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McConnell Faces Challenges From GOP Conservatives, Obama's Veto Pen


A bit more than a year ago, President Obama was being criticized once again for his cool relations with Congress. And at the White House Correspondents' Dinner, he joked about it.


PRESIDENT BARACK OBAMA: Why don't you get a drink with Mitch McConnell, they ask. Really?


OBAMA: Why don't you get a drink with Mitch McConnell?

INSKEEP: These days, that drink with Mitch McConnell does not seem like such a bad idea after all. After his party won a majority, the Senate Republican leader will likely be at the center of whatever happens next. As majority leader, he is expected to take a job with many opportunities and dangers. NPR's Ailsa Chang reports.

AILSA CHANG, BYLINE: Less than 24 hours after becoming the presumptive Senate majority leader, Mitch McConnell wanted to make something very clear to his fellow Republicans. He can't promise them the world.


SENATOR MITCH MCCONNELL: Well, I mean the veto pen is pretty big thing (laughter).

CHANG: McConnell has spent much of the past six years openly delighting in blocking key parts of President Obama's agenda. But in his first post-election press conference in Louisville, Kentucky, it was McConnell reminding everyone the president could block him.


MCCONNELL: The Democrat who counts is the president of the United States. Democrats in Congress will support whatever he agrees to do.

CHANG: McConnell has a complex balancing act on his hands in the next two years. To retain control of the Senate in 2016, Republicans will have to prove they can get something done, and that means shifting their tone with the president so many of them campaigned against. Obama made his own overtures yesterday.


OBAMA: I would enjoy having some Kentucky bourbon with Mitch McConnell.

CHANG: Possible areas of agreement over that bourbon - tax reform and trade. But beyond that sliver, it was clear where warfare would still exist.


MCCONNELL: We're going to pass legislation; some of it he may not like, but we're going to function.

CHANG: McConnell's already conceded repealing the Affordable Care Act would be hopeless with Obama in the White House. But he said there will be ways to chip away at it, like repealing the medical device tax or individual mandate. Hunter Bates is McConnell's former chief of staff.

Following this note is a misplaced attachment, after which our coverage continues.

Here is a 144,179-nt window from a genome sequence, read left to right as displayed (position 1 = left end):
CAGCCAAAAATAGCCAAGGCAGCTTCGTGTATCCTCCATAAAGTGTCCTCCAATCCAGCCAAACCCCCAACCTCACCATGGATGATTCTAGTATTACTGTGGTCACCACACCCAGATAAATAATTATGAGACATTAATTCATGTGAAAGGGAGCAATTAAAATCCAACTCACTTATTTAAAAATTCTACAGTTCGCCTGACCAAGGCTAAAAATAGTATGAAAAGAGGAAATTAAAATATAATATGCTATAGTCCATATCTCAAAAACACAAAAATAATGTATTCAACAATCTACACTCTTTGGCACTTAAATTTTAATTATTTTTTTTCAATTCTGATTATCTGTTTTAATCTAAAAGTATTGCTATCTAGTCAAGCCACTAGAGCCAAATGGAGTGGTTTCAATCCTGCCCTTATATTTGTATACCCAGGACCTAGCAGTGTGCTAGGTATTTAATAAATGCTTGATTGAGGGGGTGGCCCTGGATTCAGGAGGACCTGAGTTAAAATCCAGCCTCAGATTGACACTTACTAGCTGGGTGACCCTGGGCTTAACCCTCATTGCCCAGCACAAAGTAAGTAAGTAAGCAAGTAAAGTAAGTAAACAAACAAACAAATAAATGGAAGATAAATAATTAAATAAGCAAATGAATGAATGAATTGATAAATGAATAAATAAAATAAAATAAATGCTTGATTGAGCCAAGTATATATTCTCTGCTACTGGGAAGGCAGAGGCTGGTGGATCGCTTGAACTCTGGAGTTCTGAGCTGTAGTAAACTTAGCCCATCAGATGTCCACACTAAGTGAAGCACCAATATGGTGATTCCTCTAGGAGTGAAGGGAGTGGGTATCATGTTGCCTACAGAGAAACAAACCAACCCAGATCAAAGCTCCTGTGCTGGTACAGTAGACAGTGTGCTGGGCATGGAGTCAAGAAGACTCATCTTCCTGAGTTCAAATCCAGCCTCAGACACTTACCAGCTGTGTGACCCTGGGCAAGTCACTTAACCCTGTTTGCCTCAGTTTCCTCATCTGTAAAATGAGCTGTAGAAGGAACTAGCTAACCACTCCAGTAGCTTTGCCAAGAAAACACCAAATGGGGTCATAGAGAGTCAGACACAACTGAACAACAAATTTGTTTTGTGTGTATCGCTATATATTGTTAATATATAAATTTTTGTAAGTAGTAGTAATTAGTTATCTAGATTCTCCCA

HUNTER BATES: I think what you will see is Republicans putting forth their priorities on a whole host of issues that the president may ultimately veto, but it will at least allow the country to see a contrast between what Republicans believe and what President Obama believes.

CHANG: But here's the thing, it takes 60 votes to get any legislation through the Senate. Republicans will have a smaller majority than the Democrats did, and some Republicans aren't exactly jumping up and down to promise their loyalties to McConnell. On Election Day, CNN checked in with Republican Senator Ted Cruz of Texas.


WOLF BLITZER: Will you support Mitch McConnell as your leader in the United States Senate?

SENATOR TED CRUZ: Well, that will be a decision for the conference to make, and that will be decided next week.

CHANG: Cruz has said he'd like to see the Senate pursue every means possible to repeal Obamacare, even though McConnell's said there's no point. McConnell smiled when asked if he was worried some members of his conference might challenge his leadership.


MCCONNELL: I'm serving a body with bunch of class presidents. They're all ambitious, so they wouldn't be where they are. A lot of folks with sharp elbows and big egos and - look, I am not troubled by ambition.

CHANG: And that will mean considering the ambition of the more moderate Republicans, too. A handful of them will be up for re-election in 2016 in states Obama either won once or twice. These Republicans could feel pressured to move to the center and compromise with Democrats. If McConnell wants to hold on to the Senate majority, he may have to let that happen.

JOHN TREITZ: I think he wants to be someone that has a legacy similar to Henry Clay's.

CHANG: John Treitz, a lawyer in Louisville, has known McConnell for more than 40 years. And he says his friend is a deep admirer of the legendary Kentucky senator who helped forge difficult compromises before the Civil War. Treitz says what people most underestimate about McConnell is his ability to find consensus.

TREITZ: You're going to see him taking a position where he actually does reach out to the other side - attempts to do that because he is a student of governance.

CHANG: And govern will be what McConnell must try to do. The man who once wanted to make Obama a one-term president must now avoid becoming a one-term majority leader. Ailsa Chang, NPR News, Louisville, Kentucky. Transcript provided by NPR, Copyright NPR.

Ailsa Chang is an award-winning journalist who hosts All Things Considered along with Ari Shapiro, Audie Cornish, and Mary Louise Kelly. She landed in public radio after practicing law for a few years.